In September, New York mayor Bill de Blasio flew to San Francisco—and not on an electric-powered plane—to lecture attendees at a climate conference. Noting that his city had been “shaken to consciousness” six years previously by “monster storm” Sandy, he informed the audience that the city is the first in the country to shed its pension-fund investments in hydrocarbon companies. In taking “$5 billion out of the hands of that dying and broken industry,” the mayor continued, New York was sending a signal to the markets that oil and gas “belong in only one place—stranded in the ground.”
Though they were music to the ears of an audience worried about climate change, de Blasio’s words overlooked an inconvenient truth: by every measure, New York’s streets are growing more clogged with carbon-spewing cars and trucks, and the mayor shows little practical interest in asking New Yorkers to quit driving or riding around in such vehicles, in the interest of saving the planet. According to city data, cars and trucks are responsible for nearly 30 percent of New York’s carbon emissions, but reducing carbon isn’t the most compelling reason to discourage driving. The cars and trucks that clog city streets harm the quality of life for residents, who must endure idling tour buses, and for office workers, who must walk into traffic to cross the street, when, as is often the case, a driver has blocked the intersection by trying to beat a red light. Unlike many American cities, New York has the density and infrastructure to curtail vehicle traffic. Already, 77 percent of people entering Manhattan on a typical fall day do so via subway, bicycle, commuter rail, ferry, or bus—not in a private car, taxi, or truck.
Under de Blasio’s watch, though, traffic is growing. For the fiscal year ending in June, average traffic speeds in Manhattan below 60th Street were just 7.1 miles per hour, down from 8.7 miles per hour five years ago. As the city notes in its latest management report, the desired direction for speeds is “up,” but the five-year trend is “down.” And that’s nearly a year after the mayor announced an initiative, in October 2017, called “clear lanes,” in which 150 additional traffic and police officers would stop people from blocking intersections and bus and bike lanes; from double-parking; and from otherwise cramming thoroughfares.
To the mayor’s credit, clear-lanes enforcement is up: in the first seven months of 2018, officers wrote 4,670 tickets for “spillback,” or blocking an intersection, compared with 1,560 over the same period in 2017. The police gave out 6,156 tickets for blocking bus lanes, up from 1,094 last year. Tickets for not yielding to a pedestrian are up, too, from 31,516 to 33,130. Perhaps it will just take a few months to see the results on city streets.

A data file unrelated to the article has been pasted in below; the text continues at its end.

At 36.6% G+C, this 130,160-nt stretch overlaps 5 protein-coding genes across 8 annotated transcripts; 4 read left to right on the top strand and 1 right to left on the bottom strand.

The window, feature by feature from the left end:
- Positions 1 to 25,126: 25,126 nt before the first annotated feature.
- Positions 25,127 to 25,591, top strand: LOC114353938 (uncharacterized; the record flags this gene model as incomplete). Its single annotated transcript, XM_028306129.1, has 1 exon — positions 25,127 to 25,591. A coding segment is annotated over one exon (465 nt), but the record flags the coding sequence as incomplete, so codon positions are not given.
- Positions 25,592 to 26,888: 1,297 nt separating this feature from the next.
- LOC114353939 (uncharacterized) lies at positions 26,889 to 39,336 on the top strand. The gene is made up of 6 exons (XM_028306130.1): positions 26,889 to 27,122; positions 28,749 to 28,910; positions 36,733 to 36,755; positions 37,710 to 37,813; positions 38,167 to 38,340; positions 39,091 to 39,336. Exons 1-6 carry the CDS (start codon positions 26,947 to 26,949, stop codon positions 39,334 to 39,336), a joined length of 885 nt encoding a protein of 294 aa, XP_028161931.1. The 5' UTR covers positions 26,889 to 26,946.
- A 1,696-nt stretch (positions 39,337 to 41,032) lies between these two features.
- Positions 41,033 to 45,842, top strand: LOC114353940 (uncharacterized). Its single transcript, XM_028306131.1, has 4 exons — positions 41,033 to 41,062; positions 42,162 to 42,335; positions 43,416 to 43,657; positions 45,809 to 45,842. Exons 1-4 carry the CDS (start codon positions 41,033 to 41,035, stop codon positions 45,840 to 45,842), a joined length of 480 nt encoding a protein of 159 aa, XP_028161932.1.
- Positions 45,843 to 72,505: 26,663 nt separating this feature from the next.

Yet it’s hard not to suspect that the extra officers are merely fighting a rising tide: more Amazon deliveries, more Uber cars, and more midtown street lanes out of commission for private-sector construction projects mean more traffic. Add to that, too, more city-owned cars. Despite modest success, during the Bloomberg era, of cutting the size of the city’s fleet, New York now has 31,002 government cars and trucks on the road, up from 27,300 in 2014. It may be understandable that the number of heavy-duty trucks has risen with the city’s population—it’s hard to move garbage on a subway—but the number of light-duty vehicles for city workers is up, too, over the last five years, from 11,595 to 13,229.
Even as the city adds more of its autumn “Gridlock Alert” days, de Blasio dismisses a better idea: charging people to drive into the most congested parts of Manhattan, and then, once they’ve arrived, charging them for the time their vehicles are idle, parked on a street, or double-parked. De Blasio could then use the opportunity provided by more efficient use of road space to carve out more space for people who choose to move about by bus, bicycle, or on foot, sometimes in conjunction with a subway trip. Under such a congestion-pricing system, the city could experiment with, say, allowing private bus and van companies to reserve space in a bus-only lane, transporting their passengers more quickly, or increasing the congestion fee on those gridlock days, further discouraging vehicle traffic.
De Blasio has called congestion pricing a “regressive tax,” but few poor people drive private cars or hire taxis to take them into Manhattan. It’s hard not to think that the mayor’s own lifestyle is influencing his judgment: several times a week, he travels from his home on Manhattan’s East Side to his old neighborhood in Park Slope, Brooklyn, via city-owned SUVs—to go to the gym. The mayor points out that his fleet of personal-protection SUVs is made up of hybrid vehicles, but those still cause congestion, especially when parked illegally. They thus contribute to the slow speed of all those non-hybrid trucks and cars competing with him on the crowded streets.
The mayor’s climate-change rhetoric aside, fossil-fuel executives can relax, for now: their resources won’t stay “stranded in the ground” under Bill de Blasio.
Photo by Spencer Platt/Getty Images